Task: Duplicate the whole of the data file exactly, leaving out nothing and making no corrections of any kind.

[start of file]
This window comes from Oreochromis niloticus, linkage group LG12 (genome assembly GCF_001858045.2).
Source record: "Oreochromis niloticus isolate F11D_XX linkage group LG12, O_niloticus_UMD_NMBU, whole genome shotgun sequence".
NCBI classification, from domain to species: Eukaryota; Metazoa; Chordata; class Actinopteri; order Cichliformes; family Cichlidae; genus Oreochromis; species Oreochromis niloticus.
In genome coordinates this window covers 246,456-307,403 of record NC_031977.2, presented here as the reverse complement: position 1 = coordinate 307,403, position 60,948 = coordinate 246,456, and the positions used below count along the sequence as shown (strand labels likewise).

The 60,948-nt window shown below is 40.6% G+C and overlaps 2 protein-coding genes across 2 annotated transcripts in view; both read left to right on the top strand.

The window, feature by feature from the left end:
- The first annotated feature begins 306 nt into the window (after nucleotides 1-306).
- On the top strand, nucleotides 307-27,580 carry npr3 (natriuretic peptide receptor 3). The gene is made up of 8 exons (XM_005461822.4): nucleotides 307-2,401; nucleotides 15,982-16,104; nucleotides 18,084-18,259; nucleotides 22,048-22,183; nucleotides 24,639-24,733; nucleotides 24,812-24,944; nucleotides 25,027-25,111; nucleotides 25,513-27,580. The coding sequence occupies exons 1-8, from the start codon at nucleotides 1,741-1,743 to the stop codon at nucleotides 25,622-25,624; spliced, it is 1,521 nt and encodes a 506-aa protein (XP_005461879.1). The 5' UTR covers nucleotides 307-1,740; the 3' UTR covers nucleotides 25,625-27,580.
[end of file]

This window comes from Oreochromis niloticus, linkage group LG12 (genome assembly GCF_001858045.2).
Source record: "Oreochromis niloticus isolate F11D_XX linkage group LG12, O_niloticus_UMD_NMBU, whole genome shotgun sequence".
NCBI classification, from domain to species: Eukaryota; Metazoa; Chordata; class Actinopteri; order Cichliformes; family Cichlidae; genus Oreochromis; species Oreochromis niloticus.
In genome coordinates this window covers 246,456-307,403 of record NC_031977.2, presented here as the reverse complement: position 1 = coordinate 307,403, position 60,948 = coordinate 246,456, and the positions used below count along the sequence as shown (strand labels likewise).

The 60,948-nt window shown below is 40.6% G+C and overlaps 2 protein-coding genes across 2 annotated transcripts in view; both read left to right on the top strand.

The window, feature by feature from the left end:
- The first annotated feature begins 306 nt into the window (after nucleotides 1-306).
- On the top strand, nucleotides 307-27,580 carry npr3 (natriuretic peptide receptor 3). The gene is made up of 8 exons (XM_005461822.4): nucleotides 307-2,401; nucleotides 15,982-16,104; nucleotides 18,084-18,259; nucleotides 22,048-22,183; nucleotides 24,639-24,733; nucleotides 24,812-24,944; nucleotides 25,027-25,111; nucleotides 25,513-27,580. The coding sequence occupies exons 1-8, from the start codon at nucleotides 1,741-1,743 to the stop codon at nucleotides 25,622-25,624; spliced, it is 1,521 nt and encodes a 506-aa protein (XP_005461879.1). The 5' UTR covers nucleotides 307-1,740; the 3' UTR covers nucleotides 25,625-27,580.